Jadwiga Grabowska, who would establish the most renowned label in Polish history — created her first fashion house amid the rubble and chaos of post-war Warsaw

The “Polish Coco Chanel”

Andrzej Wiernicki photograph of Jadwiga Grabowska, jubilee 80th anniversary of Jadwiga Warsaw December 1978, ©Forum

Andrzej Wiernicki photograph of Jadwiga Grabowska, jubilee 80th anniversary of Jadwiga Warsaw December 1978, ©Forum

Grabowska (1898-1988) chose an apt name for her first fashion house. Called Feniks, which means ‘Phoenix’ in English, it was established as the Polish capital lay in ruins following World War II. An estimated 730,000 Varsovians lost their lives during the war, with up to a quarter of that number perishing in the Warsaw Uprising.

When the war ended, those who had survived, regard- less of gender or social position, used whatever skills or tools they could to begin the slow process of rebuilding their beloved city. 

Grabowska, affectionately known as Grabolka, set about resurrecting the Warsaw fashion scene, which before the war had been famed for its forward-thinking elegance. The Feniks fashion house, rising from Warsaw’s ashes and a visible symbol of the city’s rebirth, began to attract impoverished aristocrats, the wives of communist leaders and celebrities who had miraculously survived the war. However, the new communist authorities would not allow the rebirth of the pre-war bourgeoisie.

In 1947, as a result of the aggressive nationalisation of trade and industry in Poland, Grabowska was forced to shut down Feniks. Fiercely determined, Grabowska refused to give up and ironically the failure of the fashion house would prove to be the making of her.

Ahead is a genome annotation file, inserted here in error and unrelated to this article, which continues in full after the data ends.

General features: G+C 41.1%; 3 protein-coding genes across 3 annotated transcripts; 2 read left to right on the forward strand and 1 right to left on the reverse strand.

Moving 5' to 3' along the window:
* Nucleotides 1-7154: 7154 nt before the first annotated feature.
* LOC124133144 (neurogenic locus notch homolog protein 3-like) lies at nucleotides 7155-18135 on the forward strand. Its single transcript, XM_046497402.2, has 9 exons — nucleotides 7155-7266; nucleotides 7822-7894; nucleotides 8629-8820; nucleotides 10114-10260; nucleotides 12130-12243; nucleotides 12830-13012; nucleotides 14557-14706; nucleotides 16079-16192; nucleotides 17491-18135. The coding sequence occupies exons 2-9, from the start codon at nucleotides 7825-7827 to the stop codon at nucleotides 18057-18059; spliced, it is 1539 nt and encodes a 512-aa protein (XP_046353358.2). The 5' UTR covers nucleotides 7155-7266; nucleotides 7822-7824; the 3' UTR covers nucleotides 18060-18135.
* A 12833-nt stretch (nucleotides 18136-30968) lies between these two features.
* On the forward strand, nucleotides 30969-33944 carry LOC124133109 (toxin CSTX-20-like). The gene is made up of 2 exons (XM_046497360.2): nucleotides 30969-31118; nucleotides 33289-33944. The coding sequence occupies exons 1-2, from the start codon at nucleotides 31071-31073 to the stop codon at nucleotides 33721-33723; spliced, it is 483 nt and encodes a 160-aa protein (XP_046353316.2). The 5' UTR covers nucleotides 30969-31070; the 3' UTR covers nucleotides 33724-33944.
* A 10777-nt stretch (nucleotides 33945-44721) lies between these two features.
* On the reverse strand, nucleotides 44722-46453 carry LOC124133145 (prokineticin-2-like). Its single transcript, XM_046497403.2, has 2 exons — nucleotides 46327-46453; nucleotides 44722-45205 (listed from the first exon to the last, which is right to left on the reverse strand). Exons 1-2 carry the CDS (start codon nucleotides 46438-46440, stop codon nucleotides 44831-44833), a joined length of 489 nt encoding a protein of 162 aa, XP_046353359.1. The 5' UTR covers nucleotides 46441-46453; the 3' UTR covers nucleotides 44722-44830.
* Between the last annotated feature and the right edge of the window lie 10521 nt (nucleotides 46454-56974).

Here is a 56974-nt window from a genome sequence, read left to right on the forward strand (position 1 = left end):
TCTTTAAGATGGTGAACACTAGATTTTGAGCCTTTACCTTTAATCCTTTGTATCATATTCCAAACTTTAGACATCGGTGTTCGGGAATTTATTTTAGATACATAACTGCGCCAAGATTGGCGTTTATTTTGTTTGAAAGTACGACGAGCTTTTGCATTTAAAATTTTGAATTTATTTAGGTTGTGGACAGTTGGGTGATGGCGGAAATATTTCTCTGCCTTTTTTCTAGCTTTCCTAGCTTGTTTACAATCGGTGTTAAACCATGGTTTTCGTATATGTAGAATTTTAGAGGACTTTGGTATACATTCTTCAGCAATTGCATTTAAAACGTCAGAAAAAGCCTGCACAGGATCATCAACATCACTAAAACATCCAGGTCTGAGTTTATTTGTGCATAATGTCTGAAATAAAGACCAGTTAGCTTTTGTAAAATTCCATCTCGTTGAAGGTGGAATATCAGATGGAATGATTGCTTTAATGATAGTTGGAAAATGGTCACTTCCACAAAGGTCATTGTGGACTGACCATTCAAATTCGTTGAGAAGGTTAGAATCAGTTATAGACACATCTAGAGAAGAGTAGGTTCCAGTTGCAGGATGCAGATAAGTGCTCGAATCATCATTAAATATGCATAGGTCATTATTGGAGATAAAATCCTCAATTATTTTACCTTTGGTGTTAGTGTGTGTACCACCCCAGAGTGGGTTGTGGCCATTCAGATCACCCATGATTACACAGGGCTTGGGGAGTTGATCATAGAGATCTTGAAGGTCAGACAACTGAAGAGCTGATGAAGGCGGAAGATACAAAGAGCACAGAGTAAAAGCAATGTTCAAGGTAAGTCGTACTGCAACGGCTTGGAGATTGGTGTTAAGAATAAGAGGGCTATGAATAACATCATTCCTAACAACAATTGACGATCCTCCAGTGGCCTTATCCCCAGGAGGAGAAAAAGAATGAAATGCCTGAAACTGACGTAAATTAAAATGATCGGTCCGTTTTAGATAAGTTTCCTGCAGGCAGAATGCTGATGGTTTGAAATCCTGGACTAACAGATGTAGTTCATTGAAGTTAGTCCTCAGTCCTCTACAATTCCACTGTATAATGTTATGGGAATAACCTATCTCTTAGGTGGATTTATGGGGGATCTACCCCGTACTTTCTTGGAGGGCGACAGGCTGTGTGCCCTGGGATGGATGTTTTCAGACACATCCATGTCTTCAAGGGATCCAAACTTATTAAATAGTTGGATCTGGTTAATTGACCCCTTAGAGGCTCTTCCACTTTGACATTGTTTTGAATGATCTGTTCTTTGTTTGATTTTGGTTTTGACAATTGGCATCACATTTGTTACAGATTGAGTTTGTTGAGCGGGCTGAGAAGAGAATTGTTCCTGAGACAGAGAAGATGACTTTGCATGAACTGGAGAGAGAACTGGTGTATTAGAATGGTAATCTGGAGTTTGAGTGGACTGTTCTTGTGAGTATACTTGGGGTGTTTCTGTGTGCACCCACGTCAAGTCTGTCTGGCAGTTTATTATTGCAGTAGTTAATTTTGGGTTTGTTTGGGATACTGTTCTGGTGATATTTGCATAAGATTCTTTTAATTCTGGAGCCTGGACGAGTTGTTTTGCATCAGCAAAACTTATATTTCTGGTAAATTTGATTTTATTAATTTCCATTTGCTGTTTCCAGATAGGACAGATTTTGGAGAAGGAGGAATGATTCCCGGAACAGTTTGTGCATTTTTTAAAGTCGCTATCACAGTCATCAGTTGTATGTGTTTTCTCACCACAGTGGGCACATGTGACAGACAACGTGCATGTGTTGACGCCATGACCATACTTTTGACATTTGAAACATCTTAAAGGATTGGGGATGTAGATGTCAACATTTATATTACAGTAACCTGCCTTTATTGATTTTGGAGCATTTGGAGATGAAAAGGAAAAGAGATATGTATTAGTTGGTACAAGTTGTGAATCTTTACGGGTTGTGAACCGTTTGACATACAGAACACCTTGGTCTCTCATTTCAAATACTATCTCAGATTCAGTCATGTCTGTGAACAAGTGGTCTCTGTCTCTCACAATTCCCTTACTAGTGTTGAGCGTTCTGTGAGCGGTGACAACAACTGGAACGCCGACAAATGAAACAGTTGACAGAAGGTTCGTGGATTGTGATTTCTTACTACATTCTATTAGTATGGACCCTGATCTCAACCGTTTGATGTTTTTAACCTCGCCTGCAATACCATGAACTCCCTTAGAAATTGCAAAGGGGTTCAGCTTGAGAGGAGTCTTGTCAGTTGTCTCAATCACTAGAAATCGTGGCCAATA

She immediately began working in the newly established state clothing factories and a decade after the closure of Feniks, she was appointed artistic director of Moda Polska. Under her guidance, the brand flourished, growing to become the most important brand in the history of Polish fashion. Grabowska had nearly every factory in the country at her disposal and during this period the textile industry in the Polish People’s Republic enjoyed a huge revival, supplying goods to Russia and Eastern Bloc countries. Despite Poland operating in a closed market and even though the Polish currency was non-convertible, Grabowska was permitted to import fabrics from Italy and Paris. Moda Polska exhibited its collections at prestigious fashion shows across the globe.

Stanisław Kudaj in   Ty i ja   magazine, issue 100, phot.   Krzysztof Gierałtowski

Stanisław Kudaj in Ty i ja magazine, issue 100, phot. Krzysztof Gierałtowski

Famed for her ruthless approach, Grabowska was so influential she was able to appeal to those at the very highest level when she needed something. An industry legend tells of a time she reportedly threw a heavy glass ashtray at a group of government ministers to get her message across.

Throughout the communist era Grabowska moved in heady circles, regularly attending Paris Fashion Week and Dior shows. However her life before and during the Second World Warare somewhat cloaked in mystery. She frequently travelled to Paris before war broke out and had excellent contacts in the French capital after 1945.
Grabowska’s style represented contemporary elegance—she designed luxurious but practical clothing, from impeccably cut suits (garsonka) to stylish turbans. In the 1950s and 60s, she was recognised as the most famous fashion designer in the Eastern Bloc, hailed by many as the “Polish Coco Chanel.”

The circumstances surrounding Grabowska’s departure from Moda Polska in 1968 are unclear and it has been suggested that her dismissal may been politically motivated. Following her departure from Moda Polska, she endured a long period of relative obscurity and it is only recently that her contribution to Polish fashion has been recognised.

Paulina Latham